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Labour Leadership contest

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Who will be the next Labour Leader?
Lisa Nandy
0%
 0%  [ 0 ]
Sir Keir Starmer
80%
 80%  [ 4 ]
Rebecca Long Bailey
20%
 20%  [ 1 ]
Total Votes : 5

PDR
1340563.  Mon Jan 13, 2020 12:11 pm Reply with quote

suze wrote:
Rebecca Long-Bailey, who is ineligible to be Prime Minister.


Out of interest - why?

PDR

 
suze
1340567.  Mon Jan 13, 2020 12:38 pm Reply with quote

She's a Roman Catholic. There has never been an RC Prime Minister, and you may note that Tony Blair waited until he had left Downing Street to make his less-than-secret switch to Rome "official".

Now to be sure, Boris Johnson was baptised an RC because his mother is one - but he asserts that this is trumped by his C of E confirmation while at Eton. The Pope might struggle a bit with that argument, but the British Establishment seems to be OK with it.

Until 1829 there was an actual statute debarring RCs from the House of Commons. That is no longer the case, but the Roman Catholc Relief Act 1829 holds (ß18) that:

"It shall not be lawful for any person professing the Roman Catholic religion directly or indirectly to advise [his] Majesty ... concerning the appointment to or disposal of any office or preferment in the Church of England."

In other words, an RC may not play any part in choosing who gets to be Archbishop of Canterbury. That may seem reasonable, and hey the Queen doesn't get to choose the Pope - but choosing the AB of C is in the PM's job description. Accordingly, an RC cannot be Prime Minister.

 
barbados
1340569.  Mon Jan 13, 2020 12:50 pm Reply with quote

Didnít the catholic emancipation act introduced when the Duke of Wellington was PM sort that out?

 
suze
1340577.  Mon Jan 13, 2020 1:06 pm Reply with quote

That is the very Act to which I refer above. It removed most restrictions on RCs holding public office, but it stated explicitly that an RC cannot be Lord Chancellor, and implicitly - for the reasons I state - that an RC cannot be Prime Minister.

Rather later, there was specific legislation (Lord Chancellor (Tenure of Office and Discharge of Ecclesiastical Functions) Act 1974) which removed the bar on an RC as Lord Chancellor. A few dozen C of E positions are in the gift of the Lord Chancellor, and the 1974 Act provides that if the Lord Chancellor is an RC then this part of his role shall pass to the Prime Minister.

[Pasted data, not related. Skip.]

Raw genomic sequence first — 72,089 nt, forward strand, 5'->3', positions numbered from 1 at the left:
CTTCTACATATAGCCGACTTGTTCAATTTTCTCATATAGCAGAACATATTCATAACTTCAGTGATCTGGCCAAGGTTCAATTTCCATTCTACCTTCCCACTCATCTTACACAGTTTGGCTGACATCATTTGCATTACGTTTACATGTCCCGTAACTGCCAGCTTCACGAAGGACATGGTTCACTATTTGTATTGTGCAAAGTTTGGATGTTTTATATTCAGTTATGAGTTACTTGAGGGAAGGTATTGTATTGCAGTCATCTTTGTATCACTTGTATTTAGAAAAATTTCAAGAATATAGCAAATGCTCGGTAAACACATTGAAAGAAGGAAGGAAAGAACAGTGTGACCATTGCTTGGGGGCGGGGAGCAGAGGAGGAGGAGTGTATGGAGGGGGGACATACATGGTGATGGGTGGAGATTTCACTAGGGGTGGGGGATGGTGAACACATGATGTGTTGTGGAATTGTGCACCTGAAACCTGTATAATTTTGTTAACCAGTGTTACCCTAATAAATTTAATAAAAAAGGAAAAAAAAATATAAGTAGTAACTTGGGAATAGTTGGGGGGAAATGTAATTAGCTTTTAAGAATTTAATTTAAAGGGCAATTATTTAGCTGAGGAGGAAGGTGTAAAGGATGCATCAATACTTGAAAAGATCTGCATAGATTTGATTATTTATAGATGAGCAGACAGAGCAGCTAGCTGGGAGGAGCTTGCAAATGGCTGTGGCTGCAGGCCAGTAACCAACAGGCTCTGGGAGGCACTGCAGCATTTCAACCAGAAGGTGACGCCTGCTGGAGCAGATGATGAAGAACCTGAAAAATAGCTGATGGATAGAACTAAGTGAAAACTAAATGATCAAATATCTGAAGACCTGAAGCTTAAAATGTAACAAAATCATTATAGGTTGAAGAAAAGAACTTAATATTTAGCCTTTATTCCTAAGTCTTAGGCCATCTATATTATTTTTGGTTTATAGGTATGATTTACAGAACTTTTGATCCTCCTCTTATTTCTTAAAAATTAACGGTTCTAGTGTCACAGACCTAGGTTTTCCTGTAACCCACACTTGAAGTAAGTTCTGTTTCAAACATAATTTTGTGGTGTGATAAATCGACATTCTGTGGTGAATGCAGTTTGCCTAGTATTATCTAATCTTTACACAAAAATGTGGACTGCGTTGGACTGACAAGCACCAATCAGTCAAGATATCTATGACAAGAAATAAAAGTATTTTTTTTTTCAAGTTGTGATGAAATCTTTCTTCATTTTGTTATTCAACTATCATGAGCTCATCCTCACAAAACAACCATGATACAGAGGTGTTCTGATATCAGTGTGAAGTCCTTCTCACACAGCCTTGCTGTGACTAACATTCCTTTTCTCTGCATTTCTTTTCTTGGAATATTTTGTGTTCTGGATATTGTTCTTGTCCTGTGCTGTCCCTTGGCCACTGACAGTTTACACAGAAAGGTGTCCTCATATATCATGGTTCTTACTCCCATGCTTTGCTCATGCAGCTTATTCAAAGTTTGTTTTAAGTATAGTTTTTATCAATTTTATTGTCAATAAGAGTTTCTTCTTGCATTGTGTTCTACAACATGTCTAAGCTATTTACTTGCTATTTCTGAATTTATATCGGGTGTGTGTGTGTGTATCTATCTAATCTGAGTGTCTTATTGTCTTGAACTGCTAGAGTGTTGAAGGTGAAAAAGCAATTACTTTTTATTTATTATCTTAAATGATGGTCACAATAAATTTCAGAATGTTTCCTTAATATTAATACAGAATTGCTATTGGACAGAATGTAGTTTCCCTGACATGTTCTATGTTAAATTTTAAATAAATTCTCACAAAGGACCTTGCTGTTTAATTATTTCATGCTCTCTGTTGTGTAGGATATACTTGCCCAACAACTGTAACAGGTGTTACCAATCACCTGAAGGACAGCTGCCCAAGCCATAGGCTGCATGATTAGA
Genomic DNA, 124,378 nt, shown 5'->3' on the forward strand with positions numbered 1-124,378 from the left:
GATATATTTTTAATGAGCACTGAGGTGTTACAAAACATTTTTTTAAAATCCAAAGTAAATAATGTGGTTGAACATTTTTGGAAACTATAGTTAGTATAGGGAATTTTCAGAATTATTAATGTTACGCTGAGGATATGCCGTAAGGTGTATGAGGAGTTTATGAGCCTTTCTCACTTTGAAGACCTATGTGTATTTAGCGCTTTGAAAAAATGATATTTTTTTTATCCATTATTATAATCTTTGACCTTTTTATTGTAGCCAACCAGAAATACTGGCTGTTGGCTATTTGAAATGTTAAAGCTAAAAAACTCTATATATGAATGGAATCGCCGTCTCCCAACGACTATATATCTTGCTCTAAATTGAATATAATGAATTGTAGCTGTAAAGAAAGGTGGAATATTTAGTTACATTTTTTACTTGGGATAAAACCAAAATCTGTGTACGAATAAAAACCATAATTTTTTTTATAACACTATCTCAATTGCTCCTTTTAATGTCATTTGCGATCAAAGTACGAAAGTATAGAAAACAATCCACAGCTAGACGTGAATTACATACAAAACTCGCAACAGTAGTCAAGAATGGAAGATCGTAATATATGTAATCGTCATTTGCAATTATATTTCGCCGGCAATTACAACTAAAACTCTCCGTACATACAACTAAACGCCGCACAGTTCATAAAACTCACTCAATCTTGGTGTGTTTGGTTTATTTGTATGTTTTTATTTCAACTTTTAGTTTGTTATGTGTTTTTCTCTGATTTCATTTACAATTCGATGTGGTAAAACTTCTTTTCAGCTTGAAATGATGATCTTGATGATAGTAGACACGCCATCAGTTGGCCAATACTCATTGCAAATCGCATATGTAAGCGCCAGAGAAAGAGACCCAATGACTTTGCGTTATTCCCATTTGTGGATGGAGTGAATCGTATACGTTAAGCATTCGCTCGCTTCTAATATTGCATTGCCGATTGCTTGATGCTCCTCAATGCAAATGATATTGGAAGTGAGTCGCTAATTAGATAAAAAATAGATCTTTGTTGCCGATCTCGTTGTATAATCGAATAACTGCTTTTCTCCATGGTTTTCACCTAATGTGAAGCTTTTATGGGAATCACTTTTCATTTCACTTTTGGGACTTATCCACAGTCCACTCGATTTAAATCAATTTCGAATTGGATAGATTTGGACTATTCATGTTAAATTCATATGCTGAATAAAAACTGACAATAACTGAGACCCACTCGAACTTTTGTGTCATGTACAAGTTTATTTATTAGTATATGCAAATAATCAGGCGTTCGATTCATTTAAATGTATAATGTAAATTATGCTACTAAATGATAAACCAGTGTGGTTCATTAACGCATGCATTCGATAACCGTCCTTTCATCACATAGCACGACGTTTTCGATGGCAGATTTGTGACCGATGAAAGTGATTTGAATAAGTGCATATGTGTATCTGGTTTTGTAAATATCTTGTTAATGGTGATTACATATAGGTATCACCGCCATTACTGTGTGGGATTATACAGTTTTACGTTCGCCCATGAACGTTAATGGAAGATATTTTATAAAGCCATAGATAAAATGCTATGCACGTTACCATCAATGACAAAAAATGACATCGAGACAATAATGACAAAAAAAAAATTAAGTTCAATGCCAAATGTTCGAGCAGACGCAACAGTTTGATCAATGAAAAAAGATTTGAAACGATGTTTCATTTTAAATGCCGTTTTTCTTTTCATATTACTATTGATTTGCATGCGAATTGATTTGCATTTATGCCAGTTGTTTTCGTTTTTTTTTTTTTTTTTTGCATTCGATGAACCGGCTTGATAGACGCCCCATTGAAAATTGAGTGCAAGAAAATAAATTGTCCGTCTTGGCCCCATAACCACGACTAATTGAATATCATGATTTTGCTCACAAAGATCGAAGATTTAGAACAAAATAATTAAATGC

There's no reason in theory why Parliament couldn't pass a comparable Act providing for someone else to appoint the AB of C while there is an RC Prime Minister. But why would one party introduce such a provision if it were the other party which stood to benefit? It could be done as a Private Member's Bill, but what if Sir Christopher Chope Objected?

 
dr.bob
1340607.  Tue Jan 14, 2020 6:09 am Reply with quote

ABs of C aren't appointed very often. Couldn't the Labour party introduce an act such as the one you propose after they've been elected? Provided Justin Welby stays in post for a few months after the election, they should have enough time to sort things out before the PM is ever called upon to perform this particular duty.

In fact they could probably make a big thing about how this is an outmoded racist* law left over from an unenlightened age that needs sorting out, thereby making it essentially impossible for anyone to object to the change**.


*If RCs count as a separate race but, even if they're not, facts haven't gotten in the way of many political debates recently.

**To be fair, a lot of racist policies seem to have done well with the British electorate of late, though these tend to be ones that vilify foreigners, not RCs.

 
dr.bob
1340608.  Tue Jan 14, 2020 6:11 am Reply with quote

barbados wrote:
That is a very bold claim.


Not really. Given that I work for a Scottish university, I think I would've noticed if it had been forced to make drastic cut backs.

Likewise, if drastic cut backs had been made, I'm sure you'll be able to find some evidence of them and share such evidence with the rest of us.

 
PDR
1340610.  Tue Jan 14, 2020 7:00 am Reply with quote

Are PMs a specific exemption to the provisions of the Equality Act? Unless they are I would put it to you (m'lud) that any such prohibition would be "revoked by implication" by the Equality Act, whic defines "Religion and religious belief" as a protected characteristic in respect of which it is illegal to discriminate without a justifiable business reason.

I'm not psychic and so can't be certain what the courts would decide, but I strongly suspect "because we hate catholics" (or similar argument) would not be regarded as a justifiable business reason.

PDR

 
dr.bob
1340611.  Tue Jan 14, 2020 7:24 am Reply with quote

Does anything involved with appointing the AB of C count as a "business" reason? I mean, the CofE certainly has a wide portfolio of business interests, but I don't know if the appointing of members to its high offices necessarily counts. Unless they count as the board of director or something.